In the church world, it is so easy to be in “get it done” mode and lose track of the benefits of strategic partnerships.

Website management. Design. Messaging. Communication strategy. Social media. Video storytelling.

There is an endless amount of tasks that can occupy the time of a communications leader in the church. On top of that, the most impactful communication tactics today are evolving at a faster pace than ever before. It’s no wonder burnout claims far too many leaders in the church.

When I was a church communications leader, I had the benefit of a great team around me that also had communication responsibilities. While other churches are thankful to have one part-time leader thinking about matters of communication in their church. No matter the situation at your church, it’s easy to allow the tasks to stack up, and then you fall into “get it done” mode.

I’d like to share something I have learned from my years of experience in the church and now at Fishhook … Having a strategic partner in the area of church communications is a great option for any church.

Still, you might be thinking some of the same things I was in a communications role at a local church. Let's discuss.

Objections to a Strategic Partnership

  1. It will cost too much. 
    This objection was always on the forefront for me. Where are we going to find the money to pay an outside source?

  2. They won’t have time to really “know” us.
    It was hard for me to imagine an outside source truly knowing our ministry. How could they support us if they aren’t on-site with us?

  3. We don’t have enough margin to plan ahead. Sometimes I felt so far behind that I couldn’t see being organized enough to partner with an outside organization. How would I have enough time for a partnership?

  4. It is easier to handle tasks “in house.”
    When everything feels last minute, it gets harder and harder to collaborate with others. Handling tasks internally does seem better when there is little margin to plan ahead. If we don’t have the money, time and margin, won’t it be easier to handle tasks in house?

  5. It’s one more thing for me to “manage.”
    I always felt like I had plenty on my plate in my role at the church. Do I really have extra time to manage one more thing?

Do any of those objections resonate with you? Maybe they all do. For me there was one common denominator. Planning. 

In terms of essential tasks for a communications leader in the church, I’d put planning near the top. In hindsight, I now see that strategic partnership with an outside organization like Fishhook would have helped our church to solve this problem.

The Benefit I Wish I Had Known

Oh, if I had only known! Now that I’m part of the Fishhook team I can see what I didn’t see then. A strategic partnership can unlock the potential for your communications ministry. 

This can go a long way to solving the planning problem that I couldn’t quite solve in my ministry role. All of my objections were real, but they didn’t tell the full story. Let me explain.

  1. It will cost too much. 
    Planning to build a partnership into the budget at the beginning of the year is a huge benefit for your church. Concerning cost, having access to an entire team of communications leaders, designers and web programmers might be cost prohibitive through internal hires. But hiring a strategic partner like Fishhook can give you access to all of these skill sets at a fraction of the cost.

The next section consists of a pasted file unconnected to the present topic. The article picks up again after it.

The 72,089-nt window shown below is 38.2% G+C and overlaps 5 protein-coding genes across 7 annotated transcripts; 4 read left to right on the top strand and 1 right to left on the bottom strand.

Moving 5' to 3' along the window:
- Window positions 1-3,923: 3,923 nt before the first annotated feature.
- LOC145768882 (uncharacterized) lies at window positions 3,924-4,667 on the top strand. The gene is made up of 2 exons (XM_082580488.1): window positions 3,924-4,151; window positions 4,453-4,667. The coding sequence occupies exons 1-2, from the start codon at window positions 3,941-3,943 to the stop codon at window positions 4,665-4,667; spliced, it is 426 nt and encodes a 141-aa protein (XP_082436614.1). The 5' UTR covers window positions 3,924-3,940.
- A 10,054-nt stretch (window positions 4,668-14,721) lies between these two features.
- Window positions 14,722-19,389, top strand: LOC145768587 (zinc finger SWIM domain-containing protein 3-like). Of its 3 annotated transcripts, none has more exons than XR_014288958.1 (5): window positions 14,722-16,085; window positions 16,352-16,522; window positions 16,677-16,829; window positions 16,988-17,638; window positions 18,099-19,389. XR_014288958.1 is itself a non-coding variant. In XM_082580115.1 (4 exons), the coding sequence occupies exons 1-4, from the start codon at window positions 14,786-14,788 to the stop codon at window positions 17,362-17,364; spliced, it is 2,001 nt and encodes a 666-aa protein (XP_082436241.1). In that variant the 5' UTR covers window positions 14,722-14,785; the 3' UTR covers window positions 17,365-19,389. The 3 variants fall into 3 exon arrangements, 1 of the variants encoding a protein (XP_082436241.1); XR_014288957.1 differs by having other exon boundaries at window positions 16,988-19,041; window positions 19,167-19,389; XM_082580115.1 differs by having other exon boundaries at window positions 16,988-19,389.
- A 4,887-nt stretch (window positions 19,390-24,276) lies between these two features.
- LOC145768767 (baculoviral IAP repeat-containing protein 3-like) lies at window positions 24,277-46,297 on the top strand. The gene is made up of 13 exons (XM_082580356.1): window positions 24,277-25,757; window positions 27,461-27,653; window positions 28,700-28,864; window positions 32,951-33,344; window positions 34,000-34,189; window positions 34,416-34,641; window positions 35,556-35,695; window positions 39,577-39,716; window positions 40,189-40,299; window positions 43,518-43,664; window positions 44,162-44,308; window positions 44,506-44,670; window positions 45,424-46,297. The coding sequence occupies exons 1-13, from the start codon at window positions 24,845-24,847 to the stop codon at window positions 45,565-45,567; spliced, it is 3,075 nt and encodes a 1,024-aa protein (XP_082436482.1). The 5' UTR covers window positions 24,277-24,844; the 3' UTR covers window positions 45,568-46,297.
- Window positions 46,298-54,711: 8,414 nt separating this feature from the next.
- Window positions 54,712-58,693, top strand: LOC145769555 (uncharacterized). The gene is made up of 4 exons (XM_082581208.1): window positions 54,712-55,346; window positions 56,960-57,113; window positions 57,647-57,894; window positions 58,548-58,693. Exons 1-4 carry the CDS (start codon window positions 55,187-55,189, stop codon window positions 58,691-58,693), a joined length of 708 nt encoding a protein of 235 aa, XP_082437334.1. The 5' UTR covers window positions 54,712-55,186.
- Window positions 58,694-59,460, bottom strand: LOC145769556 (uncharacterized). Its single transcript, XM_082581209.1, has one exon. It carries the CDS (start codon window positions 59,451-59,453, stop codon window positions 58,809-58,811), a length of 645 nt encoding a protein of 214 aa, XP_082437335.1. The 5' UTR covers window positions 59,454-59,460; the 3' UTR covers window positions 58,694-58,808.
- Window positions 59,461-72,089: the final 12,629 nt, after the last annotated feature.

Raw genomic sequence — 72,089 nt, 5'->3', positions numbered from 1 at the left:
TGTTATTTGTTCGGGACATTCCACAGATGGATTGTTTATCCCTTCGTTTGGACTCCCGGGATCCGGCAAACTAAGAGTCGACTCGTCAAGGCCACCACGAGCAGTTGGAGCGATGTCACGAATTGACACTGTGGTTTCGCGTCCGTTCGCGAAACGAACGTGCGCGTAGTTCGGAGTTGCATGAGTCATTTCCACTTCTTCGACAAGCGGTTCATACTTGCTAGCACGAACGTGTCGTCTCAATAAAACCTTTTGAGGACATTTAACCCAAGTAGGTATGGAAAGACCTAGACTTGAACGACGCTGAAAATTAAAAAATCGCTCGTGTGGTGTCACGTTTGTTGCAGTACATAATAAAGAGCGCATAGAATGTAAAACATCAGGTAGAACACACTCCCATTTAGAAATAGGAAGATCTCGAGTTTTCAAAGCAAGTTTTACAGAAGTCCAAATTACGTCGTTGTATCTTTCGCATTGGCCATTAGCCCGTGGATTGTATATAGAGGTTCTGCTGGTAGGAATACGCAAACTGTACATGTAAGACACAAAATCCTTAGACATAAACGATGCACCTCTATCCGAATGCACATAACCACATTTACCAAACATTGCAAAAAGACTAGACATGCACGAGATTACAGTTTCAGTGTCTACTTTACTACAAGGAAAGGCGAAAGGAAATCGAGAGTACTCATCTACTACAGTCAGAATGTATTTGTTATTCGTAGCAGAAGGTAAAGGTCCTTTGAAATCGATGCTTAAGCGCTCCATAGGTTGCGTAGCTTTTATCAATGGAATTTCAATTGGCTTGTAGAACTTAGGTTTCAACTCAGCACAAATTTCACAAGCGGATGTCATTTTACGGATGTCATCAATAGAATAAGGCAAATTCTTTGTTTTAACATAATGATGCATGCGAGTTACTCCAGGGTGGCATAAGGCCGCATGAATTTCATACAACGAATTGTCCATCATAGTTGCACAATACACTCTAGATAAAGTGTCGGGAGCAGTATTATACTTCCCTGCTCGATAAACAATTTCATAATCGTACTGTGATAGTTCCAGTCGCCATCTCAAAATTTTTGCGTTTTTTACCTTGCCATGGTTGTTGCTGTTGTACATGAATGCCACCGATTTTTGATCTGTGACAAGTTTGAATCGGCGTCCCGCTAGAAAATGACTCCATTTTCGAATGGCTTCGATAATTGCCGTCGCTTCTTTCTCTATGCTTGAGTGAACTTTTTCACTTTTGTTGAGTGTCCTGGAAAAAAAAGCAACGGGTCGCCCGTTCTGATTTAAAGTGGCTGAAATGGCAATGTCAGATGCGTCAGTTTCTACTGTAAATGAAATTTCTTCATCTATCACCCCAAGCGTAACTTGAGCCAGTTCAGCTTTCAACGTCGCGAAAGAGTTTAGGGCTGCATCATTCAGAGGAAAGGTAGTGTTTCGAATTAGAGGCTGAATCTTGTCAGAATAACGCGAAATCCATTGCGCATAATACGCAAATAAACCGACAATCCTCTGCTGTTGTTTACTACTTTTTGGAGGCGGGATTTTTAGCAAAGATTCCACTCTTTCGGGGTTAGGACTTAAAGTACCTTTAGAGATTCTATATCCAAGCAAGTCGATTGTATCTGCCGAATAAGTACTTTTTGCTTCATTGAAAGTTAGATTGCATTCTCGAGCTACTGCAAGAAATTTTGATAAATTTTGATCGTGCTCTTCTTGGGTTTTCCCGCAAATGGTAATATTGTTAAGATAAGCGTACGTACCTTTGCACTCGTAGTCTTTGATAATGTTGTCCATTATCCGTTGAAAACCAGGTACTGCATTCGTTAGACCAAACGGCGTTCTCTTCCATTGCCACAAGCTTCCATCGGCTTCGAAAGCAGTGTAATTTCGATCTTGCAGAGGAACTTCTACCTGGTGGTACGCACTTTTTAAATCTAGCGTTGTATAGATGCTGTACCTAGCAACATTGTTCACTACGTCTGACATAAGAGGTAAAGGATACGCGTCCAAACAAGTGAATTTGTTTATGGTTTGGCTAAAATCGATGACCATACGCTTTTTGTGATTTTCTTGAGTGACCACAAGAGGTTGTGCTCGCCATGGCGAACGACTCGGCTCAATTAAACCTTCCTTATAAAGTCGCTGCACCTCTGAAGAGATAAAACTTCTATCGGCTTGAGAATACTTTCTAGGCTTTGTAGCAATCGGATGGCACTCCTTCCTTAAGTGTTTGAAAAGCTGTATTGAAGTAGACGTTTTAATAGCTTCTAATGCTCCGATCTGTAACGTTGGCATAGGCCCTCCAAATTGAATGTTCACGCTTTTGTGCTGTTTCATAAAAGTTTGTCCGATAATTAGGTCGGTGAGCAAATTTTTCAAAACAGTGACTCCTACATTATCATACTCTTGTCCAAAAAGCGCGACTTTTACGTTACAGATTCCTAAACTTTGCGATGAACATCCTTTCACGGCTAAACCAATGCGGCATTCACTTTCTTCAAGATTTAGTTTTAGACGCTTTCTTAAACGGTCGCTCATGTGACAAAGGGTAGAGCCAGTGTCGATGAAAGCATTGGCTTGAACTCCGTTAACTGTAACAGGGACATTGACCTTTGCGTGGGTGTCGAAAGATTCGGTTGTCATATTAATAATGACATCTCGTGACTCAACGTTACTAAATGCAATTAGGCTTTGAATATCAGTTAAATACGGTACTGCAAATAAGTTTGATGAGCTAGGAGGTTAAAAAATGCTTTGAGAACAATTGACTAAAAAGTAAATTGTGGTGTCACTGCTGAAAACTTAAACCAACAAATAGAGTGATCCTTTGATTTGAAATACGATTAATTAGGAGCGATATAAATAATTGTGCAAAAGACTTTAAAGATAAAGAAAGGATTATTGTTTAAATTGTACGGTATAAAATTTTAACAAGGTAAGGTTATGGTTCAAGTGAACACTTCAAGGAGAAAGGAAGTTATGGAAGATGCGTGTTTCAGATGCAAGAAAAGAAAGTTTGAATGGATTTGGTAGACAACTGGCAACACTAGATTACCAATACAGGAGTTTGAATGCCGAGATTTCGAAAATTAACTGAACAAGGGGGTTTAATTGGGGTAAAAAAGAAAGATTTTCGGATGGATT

2. They won’t have time to really “know” us.
    Again, creating a little margin to have intentional, strategic conversations on a regular basis can go a long way to being sufficiently known, even by a team on the outside. If I’m honest, those conversations would have helped me to be even more clear about my role and my church’s mission, vision and values. It’s hard not to place a value on that for a church.

  3. We don’t have enough margin to plan ahead. 
    The solution to this objection is not always in the communications leader’s direct control. I have to say though, having an accountability partner for planning deadlines would have been a game-changer for me. Also, a strategic partnership would have helped with other ministries and their accountability to the communication needs of the church. Planning is essential for ministry events and initiatives and any added emphasis in this area is always helpful. 

  4. It is easier to handle tasks “in house.” 
    I realize now that this way of thinking came from a scarcity mindset. An abundance mindset would have helped me to know that some additional planning would create moremargin through a strategic partnership with an outside organization. What kind of Kingdom impact would this additional margin create for you and your church?

  5. It’s one more thing for me to “manage.” 
    Something I have learned about working with volunteers and freelancers is that managing another person or team seems overwhelming at first. But, as they get going in their roles I’ve found that they often take a load off of my plate. What they provide in terms of talent, a fresh perspective, and time savings is such a benefit and ultimately gave me more time to focus on other things

A strategic partnership can take a few different forms, depending on your most pressing needs. At Fishhook, we love to offer services that match your needs. If you’re ready to start the conversation, we’re here to help!